Omalizumab safe, effective for severe chronic rhinosinusitis with nasal polyps
Omalizumab shows good clinical and endoscopic efficacy in patients with severe chronic rhinosinusitis with nasal polyps (CRSwNP), reports two phase III trials, POLYP1 and POLYP2.
POLYP1 and POLYP2 randomized 138 and 127 patients, respectively, to receive either omalizumab or placebo with background intranasal mometasone. The trials lasted for 24 weeks and the coprimary endpoints were the change in endoscopic nasal polyp score (NPS) from baseline and mean daily nasal congestion score (NCS). Patients were eligible only if they had previously shown inadequate response to intranasal corticosteroids.
In both cohorts, omalizumab-treated patients showed significantly better improvements, relative to placebo, in mean NPS and daily NCS after 24 weeks of intervention. In POLYP1, NPS scores dropped by an average of 1.14 points more in the omalizumab compared to the placebo arm (95 percent confidence interval [CI], –1.59 to –0.69; p<0.0001).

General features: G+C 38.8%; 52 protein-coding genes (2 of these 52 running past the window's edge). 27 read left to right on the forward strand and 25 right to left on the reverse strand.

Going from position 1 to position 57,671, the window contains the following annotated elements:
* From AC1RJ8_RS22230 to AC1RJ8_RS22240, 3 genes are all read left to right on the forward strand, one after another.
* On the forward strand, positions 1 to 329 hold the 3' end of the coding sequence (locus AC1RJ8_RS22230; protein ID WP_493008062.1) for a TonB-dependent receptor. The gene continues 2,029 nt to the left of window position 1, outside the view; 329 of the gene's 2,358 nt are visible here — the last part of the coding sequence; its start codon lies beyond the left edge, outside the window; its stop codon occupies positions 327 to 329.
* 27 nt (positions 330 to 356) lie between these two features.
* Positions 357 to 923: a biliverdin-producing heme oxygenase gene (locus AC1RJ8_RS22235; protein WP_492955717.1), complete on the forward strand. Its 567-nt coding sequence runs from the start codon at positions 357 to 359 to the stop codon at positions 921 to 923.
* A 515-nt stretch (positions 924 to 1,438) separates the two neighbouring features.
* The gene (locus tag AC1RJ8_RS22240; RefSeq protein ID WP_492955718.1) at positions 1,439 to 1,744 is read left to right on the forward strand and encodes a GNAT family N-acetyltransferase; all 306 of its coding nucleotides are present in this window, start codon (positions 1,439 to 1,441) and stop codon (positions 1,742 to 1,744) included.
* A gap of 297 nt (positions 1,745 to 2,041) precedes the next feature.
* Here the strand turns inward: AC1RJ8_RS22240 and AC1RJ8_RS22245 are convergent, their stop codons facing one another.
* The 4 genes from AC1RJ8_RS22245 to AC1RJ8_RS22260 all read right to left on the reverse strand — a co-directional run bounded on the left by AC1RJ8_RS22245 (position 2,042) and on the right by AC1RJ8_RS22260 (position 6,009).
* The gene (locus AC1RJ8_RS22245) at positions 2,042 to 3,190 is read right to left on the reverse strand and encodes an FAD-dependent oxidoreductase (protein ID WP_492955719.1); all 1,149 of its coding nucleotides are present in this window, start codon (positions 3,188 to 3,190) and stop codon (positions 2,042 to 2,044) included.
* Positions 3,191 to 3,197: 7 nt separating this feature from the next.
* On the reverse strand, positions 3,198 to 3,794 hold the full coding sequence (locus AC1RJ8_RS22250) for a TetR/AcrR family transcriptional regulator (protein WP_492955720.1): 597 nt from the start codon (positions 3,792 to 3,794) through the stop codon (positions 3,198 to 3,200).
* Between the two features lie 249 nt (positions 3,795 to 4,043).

In POLYP2, the difference in NPS change values was lower but still significant in favour of omalizumab (treatment difference, –0.59, 95 percent CI, –1.05 to –0.12; p=0.0140).
Similar findings were found for NCS, which decreased with a significantly greater magnitude in both POLYP1 (treatment difference, –0.55, 95 percent CI, –0.84 to –0.25; p=0.0004) and POLYP2 (treatment difference, –0.50, 95 percent CI, –0.80 to –0.19; p=0.0017).
Omalizumab’s efficacy came with no strong safety concerns. The prevalence of at least one treatment-emergent adverse event (AE) was 58.5 percent in the placebo arm and 50.4 percent in the treatment arm. AEs suspected to be related to omalizumab occurred in 3.8 percent of placebo patients and 6.7 percent in the treatment group. Most events across both cohorts were mild or moderate in intensity.